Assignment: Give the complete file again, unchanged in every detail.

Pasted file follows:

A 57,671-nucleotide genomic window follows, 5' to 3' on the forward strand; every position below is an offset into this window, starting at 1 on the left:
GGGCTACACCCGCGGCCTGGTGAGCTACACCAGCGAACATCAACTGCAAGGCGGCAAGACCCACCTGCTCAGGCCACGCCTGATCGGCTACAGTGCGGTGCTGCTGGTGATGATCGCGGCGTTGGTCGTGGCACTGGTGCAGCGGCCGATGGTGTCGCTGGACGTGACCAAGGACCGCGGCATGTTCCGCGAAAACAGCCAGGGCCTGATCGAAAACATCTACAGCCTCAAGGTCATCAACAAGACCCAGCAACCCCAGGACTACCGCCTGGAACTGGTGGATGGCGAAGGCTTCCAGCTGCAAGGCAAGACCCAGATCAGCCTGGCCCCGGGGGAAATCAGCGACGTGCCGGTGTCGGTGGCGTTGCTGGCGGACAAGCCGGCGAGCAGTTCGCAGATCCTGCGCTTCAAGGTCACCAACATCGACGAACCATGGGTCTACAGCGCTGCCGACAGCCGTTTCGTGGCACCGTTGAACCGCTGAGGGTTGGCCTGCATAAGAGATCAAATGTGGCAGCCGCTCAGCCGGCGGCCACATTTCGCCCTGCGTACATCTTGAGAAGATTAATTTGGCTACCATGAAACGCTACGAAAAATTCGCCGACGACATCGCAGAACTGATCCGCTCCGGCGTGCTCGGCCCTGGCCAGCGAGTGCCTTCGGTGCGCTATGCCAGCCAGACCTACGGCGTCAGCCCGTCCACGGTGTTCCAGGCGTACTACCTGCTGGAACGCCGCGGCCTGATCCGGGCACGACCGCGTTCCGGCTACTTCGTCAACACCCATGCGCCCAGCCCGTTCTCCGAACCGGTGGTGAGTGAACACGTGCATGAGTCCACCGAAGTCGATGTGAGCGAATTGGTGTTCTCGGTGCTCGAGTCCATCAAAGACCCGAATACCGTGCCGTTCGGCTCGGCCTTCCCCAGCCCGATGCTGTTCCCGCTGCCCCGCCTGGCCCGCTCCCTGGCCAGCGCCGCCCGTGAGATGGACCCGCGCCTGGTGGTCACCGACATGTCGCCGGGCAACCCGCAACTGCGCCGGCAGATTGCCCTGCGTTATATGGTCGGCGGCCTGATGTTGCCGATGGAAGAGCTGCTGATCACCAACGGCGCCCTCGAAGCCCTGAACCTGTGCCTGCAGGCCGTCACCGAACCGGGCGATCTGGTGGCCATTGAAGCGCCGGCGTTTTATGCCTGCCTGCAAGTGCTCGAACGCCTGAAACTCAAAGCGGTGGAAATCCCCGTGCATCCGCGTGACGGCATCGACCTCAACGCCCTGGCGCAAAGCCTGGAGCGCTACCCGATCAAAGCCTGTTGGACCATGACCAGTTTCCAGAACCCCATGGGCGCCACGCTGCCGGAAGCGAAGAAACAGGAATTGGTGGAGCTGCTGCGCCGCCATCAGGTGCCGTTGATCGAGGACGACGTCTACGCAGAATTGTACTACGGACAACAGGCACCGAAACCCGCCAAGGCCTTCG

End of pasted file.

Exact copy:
A 57,671-nucleotide genomic window follows, 5' to 3' on the forward strand; every position below is an offset into this window, starting at 1 on the left:
GGGCTACACCCGCGGCCTGGTGAGCTACACCAGCGAACATCAACTGCAAGGCGGCAAGACCCACCTGCTCAGGCCACGCCTGATCGGCTACAGTGCGGTGCTGCTGGTGATGATCGCGGCGTTGGTCGTGGCACTGGTGCAGCGGCCGATGGTGTCGCTGGACGTGACCAAGGACCGCGGCATGTTCCGCGAAAACAGCCAGGGCCTGATCGAAAACATCTACAGCCTCAAGGTCATCAACAAGACCCAGCAACCCCAGGACTACCGCCTGGAACTGGTGGATGGCGAAGGCTTCCAGCTGCAAGGCAAGACCCAGATCAGCCTGGCCCCGGGGGAAATCAGCGACGTGCCGGTGTCGGTGGCGTTGCTGGCGGACAAGCCGGCGAGCAGTTCGCAGATCCTGCGCTTCAAGGTCACCAACATCGACGAACCATGGGTCTACAGCGCTGCCGACAGCCGTTTCGTGGCACCGTTGAACCGCTGAGGGTTGGCCTGCATAAGAGATCAAATGTGGCAGCCGCTCAGCCGGCGGCCACATTTCGCCCTGCGTACATCTTGAGAAGATTAATTTGGCTACCATGAAACGCTACGAAAAATTCGCCGACGACATCGCAGAACTGATCCGCTCCGGCGTGCTCGGCCCTGGCCAGCGAGTGCCTTCGGTGCGCTATGCCAGCCAGACCTACGGCGTCAGCCCGTCCACGGTGTTCCAGGCGTACTACCTGCTGGAACGCCGCGGCCTGATCCGGGCACGACCGCGTTCCGGCTACTTCGTCAACACCCATGCGCCCAGCCCGTTCTCCGAACCGGTGGTGAGTGAACACGTGCATGAGTCCACCGAAGTCGATGTGAGCGAATTGGTGTTCTCGGTGCTCGAGTCCATCAAAGACCCGAATACCGTGCCGTTCGGCTCGGCCTTCCCCAGCCCGATGCTGTTCCCGCTGCCCCGCCTGGCCCGCTCCCTGGCCAGCGCCGCCCGTGAGATGGACCCGCGCCTGGTGGTCACCGACATGTCGCCGGGCAACCCGCAACTGCGCCGGCAGATTGCCCTGCGTTATATGGTCGGCGGCCTGATGTTGCCGATGGAAGAGCTGCTGATCACCAACGGCGCCCTCGAAGCCCTGAACCTGTGCCTGCAGGCCGTCACCGAACCGGGCGATCTGGTGGCCATTGAAGCGCCGGCGTTTTATGCCTGCCTGCAAGTGCTCGAACGCCTGAAACTCAAAGCGGTGGAAATCCCCGTGCATCCGCGTGACGGCATCGACCTCAACGCCCTGGCGCAAAGCCTGGAGCGCTACCCGATCAAAGCCTGTTGGACCATGACCAGTTTCCAGAACCCCATGGGCGCCACGCTGCCGGAAGCGAAGAAACAGGAATTGGTGGAGCTGCTGCGCCGCCATCAGGTGCCGTTGATCGAGGACGACGTCTACGCAGAATTGTACTACGGACAACAGGCACCGAAACCCGCCAAGGCCTTCG